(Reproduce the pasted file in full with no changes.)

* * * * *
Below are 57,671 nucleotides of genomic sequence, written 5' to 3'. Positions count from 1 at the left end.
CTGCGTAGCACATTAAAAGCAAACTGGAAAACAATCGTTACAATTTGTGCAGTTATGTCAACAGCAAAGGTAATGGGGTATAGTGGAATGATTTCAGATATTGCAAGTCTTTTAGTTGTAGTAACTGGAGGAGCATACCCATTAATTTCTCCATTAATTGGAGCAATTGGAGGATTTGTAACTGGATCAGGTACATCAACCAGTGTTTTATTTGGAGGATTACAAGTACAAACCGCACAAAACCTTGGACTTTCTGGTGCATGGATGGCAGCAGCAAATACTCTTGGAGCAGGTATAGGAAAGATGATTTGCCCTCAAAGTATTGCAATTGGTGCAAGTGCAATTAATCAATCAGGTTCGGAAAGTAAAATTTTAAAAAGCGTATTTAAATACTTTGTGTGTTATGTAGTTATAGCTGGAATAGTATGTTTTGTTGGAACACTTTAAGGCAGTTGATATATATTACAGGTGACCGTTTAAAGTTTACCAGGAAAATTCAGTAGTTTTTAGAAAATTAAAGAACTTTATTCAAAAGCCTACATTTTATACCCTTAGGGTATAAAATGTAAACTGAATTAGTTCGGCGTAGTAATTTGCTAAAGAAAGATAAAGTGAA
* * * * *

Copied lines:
Below are 57,671 nucleotides of genomic sequence, written 5' to 3'. Positions count from 1 at the left end.
CTGCGTAGCACATTAAAAGCAAACTGGAAAACAATCGTTACAATTTGTGCAGTTATGTCAACAGCAAAGGTAATGGGGTATAGTGGAATGATTTCAGATATTGCAAGTCTTTTAGTTGTAGTAACTGGAGGAGCATACCCATTAATTTCTCCATTAATTGGAGCAATTGGAGGATTTGTAACTGGATCAGGTACATCAACCAGTGTTTTATTTGGAGGATTACAAGTACAAACCGCACAAAACCTTGGACTTTCTGGTGCATGGATGGCAGCAGCAAATACTCTTGGAGCAGGTATAGGAAAGATGATTTGCCCTCAAAGTATTGCAATTGGTGCAAGTGCAATTAATCAATCAGGTTCGGAAAGTAAAATTTTAAAAAGCGTATTTAAATACTTTGTGTGTTATGTAGTTATAGCTGGAATAGTATGTTTTGTTGGAACACTTTAAGGCAGTTGATATATATTACAGGTGACCGTTTAAAGTTTACCAGGAAAATTCAGTAGTTTTTAGAAAATTAAAGAACTTTATTCAAAAGCCTACATTTTATACCCTTAGGGTATAAAATGTAAACTGAATTAGTTCGGCGTAGTAATTTGCTAAAGAAAGATAAAGTGAA